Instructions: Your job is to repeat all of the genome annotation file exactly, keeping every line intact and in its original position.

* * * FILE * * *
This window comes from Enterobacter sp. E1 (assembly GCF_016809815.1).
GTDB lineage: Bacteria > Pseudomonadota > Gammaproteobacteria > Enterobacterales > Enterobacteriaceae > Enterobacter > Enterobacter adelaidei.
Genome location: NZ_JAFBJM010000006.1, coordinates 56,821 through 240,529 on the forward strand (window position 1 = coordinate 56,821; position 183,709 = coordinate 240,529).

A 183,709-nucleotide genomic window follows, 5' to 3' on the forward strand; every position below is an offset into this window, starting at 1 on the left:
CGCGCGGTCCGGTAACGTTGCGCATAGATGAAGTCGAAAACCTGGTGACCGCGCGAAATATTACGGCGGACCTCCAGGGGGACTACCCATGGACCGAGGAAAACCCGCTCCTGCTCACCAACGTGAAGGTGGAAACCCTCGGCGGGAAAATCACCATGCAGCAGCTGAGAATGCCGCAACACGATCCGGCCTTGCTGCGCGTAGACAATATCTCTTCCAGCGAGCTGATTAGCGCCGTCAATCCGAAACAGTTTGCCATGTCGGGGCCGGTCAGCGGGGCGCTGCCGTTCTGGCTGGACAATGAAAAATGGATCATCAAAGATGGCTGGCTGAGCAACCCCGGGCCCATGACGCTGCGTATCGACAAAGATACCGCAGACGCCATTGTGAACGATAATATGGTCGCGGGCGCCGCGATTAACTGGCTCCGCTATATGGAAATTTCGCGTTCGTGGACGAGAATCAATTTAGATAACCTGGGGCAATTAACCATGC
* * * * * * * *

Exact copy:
This window comes from Enterobacter sp. E1 (assembly GCF_016809815.1).
GTDB lineage: Bacteria > Pseudomonadota > Gammaproteobacteria > Enterobacterales > Enterobacteriaceae > Enterobacter > Enterobacter adelaidei.
Genome location: NZ_JAFBJM010000006.1, coordinates 56,821 through 240,529 on the forward strand (window position 1 = coordinate 56,821; position 183,709 = coordinate 240,529).

A 183,709-nucleotide genomic window follows, 5' to 3' on the forward strand; every position below is an offset into this window, starting at 1 on the left:
CGCGCGGTCCGGTAACGTTGCGCATAGATGAAGTCGAAAACCTGGTGACCGCGCGAAATATTACGGCGGACCTCCAGGGGGACTACCCATGGACCGAGGAAAACCCGCTCCTGCTCACCAACGTGAAGGTGGAAACCCTCGGCGGGAAAATCACCATGCAGCAGCTGAGAATGCCGCAACACGATCCGGCCTTGCTGCGCGTAGACAATATCTCTTCCAGCGAGCTGATTAGCGCCGTCAATCCGAAACAGTTTGCCATGTCGGGGCCGGTCAGCGGGGCGCTGCCGTTCTGGCTGGACAATGAAAAATGGATCATCAAAGATGGCTGGCTGAGCAACCCCGGGCCCATGACGCTGCGTATCGACAAAGATACCGCAGACGCCATTGTGAACGATAATATGGTCGCGGGCGCCGCGATTAACTGGCTCCGCTATATGGAAATTTCGCGTTCGTGGACGAGAATCAATTTAGATAACCTGGGGCAATTAACCATGC